• Government has taken a heavy-handed approach, arresting participants in the informal forex trade
  • But this has failed to address the underlying demand for US dollars to facilitate essential economic transactions, which ZiG is unable to meet
  • As a result, the ZiG's performance has been disastrous, potentially making it one of the worst currency introductions in recent memory

Harare- During the last week of May, we continued to monitor the movement of the ZiG currency against other currencies in both the government-regulated formal exchange rate and the market-determined parallel exchange rate.

By June 5th, the ZiG currency will be two months old since its introduction. This initial period has not been kind to the new currency.

The ZiG was introduced on April 5th, 2024 at an exchange rate of ZiG13.56 to the US dollar. By the end of May on the 31st, the official exchange rate had appreciated slightly to ZiG13.3177, a 2% gain over the first two months.

However, despite this modest appreciation in the formal market, the ZiG still cannot be used to pay for many basic necessities. Rents, passport fees, licenses, airline tickets, apparel, cell phones, and various capital goods continue to require payment in US dollars rather than the local currency.

This raises the question - if the ZiG cannot be used for these fundamental transactions that should drive up demand, what is actually fueling the demand for the new currency?

The answer to this query is crucial for understanding the trajectory of the ZiG in the weeks and months ahead.

The answer is simple - the government is artificially pegging the official ZiG exchange rate, a dangerous economic tool that will only serve to worsen public unpopularity of both the currency and the government's policies.

This has already eroded confidence in the new currency.

Of all government currency gambles, this is the worst of all compared to Bond, RTGS, ZWL over the decade.

Due to the command economics approach, the public has developed a complete lack of interest in the government's policies surrounding the ZiG.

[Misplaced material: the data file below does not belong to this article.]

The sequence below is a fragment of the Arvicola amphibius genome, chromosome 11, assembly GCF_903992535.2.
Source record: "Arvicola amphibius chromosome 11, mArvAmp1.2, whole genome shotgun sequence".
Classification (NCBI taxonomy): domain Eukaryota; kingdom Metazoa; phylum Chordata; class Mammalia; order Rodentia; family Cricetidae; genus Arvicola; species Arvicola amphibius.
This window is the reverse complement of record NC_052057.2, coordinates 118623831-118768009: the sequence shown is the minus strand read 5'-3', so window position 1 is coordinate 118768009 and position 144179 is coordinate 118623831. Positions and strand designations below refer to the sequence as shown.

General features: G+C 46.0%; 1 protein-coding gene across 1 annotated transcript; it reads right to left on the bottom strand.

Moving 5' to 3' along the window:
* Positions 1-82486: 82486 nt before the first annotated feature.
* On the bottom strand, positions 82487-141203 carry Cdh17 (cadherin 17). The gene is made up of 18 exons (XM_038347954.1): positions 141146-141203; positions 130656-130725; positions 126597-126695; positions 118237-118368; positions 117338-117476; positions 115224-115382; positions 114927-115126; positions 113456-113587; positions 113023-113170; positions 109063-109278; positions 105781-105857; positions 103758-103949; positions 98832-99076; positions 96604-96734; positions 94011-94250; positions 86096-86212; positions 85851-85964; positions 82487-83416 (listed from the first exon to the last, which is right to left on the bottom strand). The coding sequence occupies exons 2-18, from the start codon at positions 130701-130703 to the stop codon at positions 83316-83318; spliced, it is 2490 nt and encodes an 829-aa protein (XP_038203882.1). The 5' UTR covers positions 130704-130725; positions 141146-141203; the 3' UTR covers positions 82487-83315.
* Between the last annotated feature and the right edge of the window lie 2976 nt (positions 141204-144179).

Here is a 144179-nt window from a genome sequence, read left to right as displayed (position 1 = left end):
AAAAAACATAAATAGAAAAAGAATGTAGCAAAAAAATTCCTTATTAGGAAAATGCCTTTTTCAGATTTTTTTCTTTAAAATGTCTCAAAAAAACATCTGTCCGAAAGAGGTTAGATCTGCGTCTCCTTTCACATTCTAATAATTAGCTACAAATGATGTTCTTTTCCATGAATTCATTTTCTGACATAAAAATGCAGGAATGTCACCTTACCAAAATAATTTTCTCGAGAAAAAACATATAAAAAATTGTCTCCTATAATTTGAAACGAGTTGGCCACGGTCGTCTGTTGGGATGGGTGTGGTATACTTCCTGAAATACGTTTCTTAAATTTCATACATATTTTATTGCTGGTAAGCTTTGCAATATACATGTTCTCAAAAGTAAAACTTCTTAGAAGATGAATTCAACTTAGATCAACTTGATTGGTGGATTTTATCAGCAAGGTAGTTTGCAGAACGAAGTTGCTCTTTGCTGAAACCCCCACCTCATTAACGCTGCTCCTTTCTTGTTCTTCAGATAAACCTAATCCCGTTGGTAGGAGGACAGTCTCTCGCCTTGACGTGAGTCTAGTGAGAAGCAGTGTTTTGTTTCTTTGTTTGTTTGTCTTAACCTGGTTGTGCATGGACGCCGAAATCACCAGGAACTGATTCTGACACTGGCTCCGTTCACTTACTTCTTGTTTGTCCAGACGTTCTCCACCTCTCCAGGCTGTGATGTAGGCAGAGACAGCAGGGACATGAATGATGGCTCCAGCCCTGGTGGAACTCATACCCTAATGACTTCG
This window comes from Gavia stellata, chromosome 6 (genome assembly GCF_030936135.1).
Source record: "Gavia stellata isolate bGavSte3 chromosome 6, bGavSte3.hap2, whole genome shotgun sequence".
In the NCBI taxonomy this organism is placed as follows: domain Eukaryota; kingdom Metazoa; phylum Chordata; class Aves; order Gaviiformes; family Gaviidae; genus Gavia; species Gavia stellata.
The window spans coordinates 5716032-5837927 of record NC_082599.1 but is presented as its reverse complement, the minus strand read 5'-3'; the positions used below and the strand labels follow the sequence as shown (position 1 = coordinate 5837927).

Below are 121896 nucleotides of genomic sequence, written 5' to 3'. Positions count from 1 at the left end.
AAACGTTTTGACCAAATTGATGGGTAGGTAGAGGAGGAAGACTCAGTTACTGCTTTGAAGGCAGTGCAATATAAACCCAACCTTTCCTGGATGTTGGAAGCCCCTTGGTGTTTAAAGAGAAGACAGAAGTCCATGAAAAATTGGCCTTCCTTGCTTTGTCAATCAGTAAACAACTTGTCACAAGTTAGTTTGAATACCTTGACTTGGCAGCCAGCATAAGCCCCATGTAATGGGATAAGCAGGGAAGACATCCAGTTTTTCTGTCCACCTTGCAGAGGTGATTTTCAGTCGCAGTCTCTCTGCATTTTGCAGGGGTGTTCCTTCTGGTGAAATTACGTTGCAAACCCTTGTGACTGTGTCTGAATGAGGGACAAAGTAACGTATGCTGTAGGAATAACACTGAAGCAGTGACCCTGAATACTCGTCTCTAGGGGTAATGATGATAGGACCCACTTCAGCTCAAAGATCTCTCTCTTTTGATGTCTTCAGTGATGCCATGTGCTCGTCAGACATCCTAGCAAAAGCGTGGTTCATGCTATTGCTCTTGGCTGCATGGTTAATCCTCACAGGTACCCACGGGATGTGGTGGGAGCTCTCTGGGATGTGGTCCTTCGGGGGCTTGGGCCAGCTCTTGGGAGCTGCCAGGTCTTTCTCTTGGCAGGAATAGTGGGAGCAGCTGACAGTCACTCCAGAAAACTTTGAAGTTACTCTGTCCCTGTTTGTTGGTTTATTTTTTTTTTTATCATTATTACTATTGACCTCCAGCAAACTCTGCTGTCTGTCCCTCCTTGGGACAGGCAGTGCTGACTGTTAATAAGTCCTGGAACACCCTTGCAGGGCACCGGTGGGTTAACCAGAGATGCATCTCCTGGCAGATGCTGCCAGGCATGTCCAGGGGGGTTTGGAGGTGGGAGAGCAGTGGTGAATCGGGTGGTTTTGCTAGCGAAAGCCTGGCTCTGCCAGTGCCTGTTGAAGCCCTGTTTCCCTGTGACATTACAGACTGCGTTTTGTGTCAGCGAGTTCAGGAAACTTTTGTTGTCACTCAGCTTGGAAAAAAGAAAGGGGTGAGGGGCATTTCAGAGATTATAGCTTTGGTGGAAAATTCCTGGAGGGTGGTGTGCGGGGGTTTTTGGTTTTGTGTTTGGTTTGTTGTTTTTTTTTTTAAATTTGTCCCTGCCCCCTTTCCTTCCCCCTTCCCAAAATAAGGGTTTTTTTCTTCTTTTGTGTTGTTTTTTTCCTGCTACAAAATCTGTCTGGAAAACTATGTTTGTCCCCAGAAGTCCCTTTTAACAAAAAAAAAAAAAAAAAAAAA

Instead, the market-determined parallel exchange rate continues to show a disappointing performance for the ZiG - a trend the government is actively trying to conceal.

The peg on the official rate has allowed the informal foreign exchange market to thrive. The central bank claims to have $285 million in reserves, but this appears insufficient to meet the high public demand for US dollars.

As a result, businesses and individuals are flocking to the parallel market to obtain the "real" foreign currency needed for basic transactions, rather than relying on the government-controlled rate.

This growing divide between the official and parallel exchange rates highlights the government's inability to defend the value of the ZiG.

The public's lack of confidence and the currency's poor performance on the unregulated market suggest the government's efforts to prop up the exchange rate through pegging are proving ineffective.

Since the ZiG's introduction on April 5th, the performance in the formal, government-regulated exchange market has differed significantly from the parallel, market-determined rates.

In the formal market, the ZiG has appreciated by around 2% over the initial two-month period, trading in the 13 region against the US dollar.

However, the story is quite different in the parallel markets. On peer-to-peer platforms, the ZiG has depreciated by a staggering 36%, trading in the 19-21 range per US dollar.

Looking at the broader parallel market, encompassing both peer-to-peer and other informal exchange channels, the ZiG's weakness is even more pronounced.

Here, the currency is trading between 21-23 per US dollar, representing a total depreciation of 43% from the initial introduction rate.

This stark contrast between the modest appreciation in the regulated market versus the substantial depreciation in the parallel, uncontrolled markets highlights the growing disconnect between the government's efforts to manage the ZiG's value and the market's true assessment of the currency.

The parallel market rates suggest a severe lack of confidence and demand for the ZiG compared to the US dollar.

The government has attempted to intervene and crack down on the parallel foreign exchange markets, using police force to arrest street-level currency traders. However, these heavy-handed tactics have had limited success.

This is because the fundamental driver of the parallel market is the basic needs of the population - things like paying rent, buying clothes, and covering medical bills.

These everyday transactions require access to foreign currency, which the official, regulated market is failing to provide.

Zimbabwe's economy remains highly informalized, so the government's efforts to crush the black market through force alone are proving ineffective.

The currency imbalance is driven by the real dynamics of supply and demand, rather than something that can be corrected purely through coercive measures.

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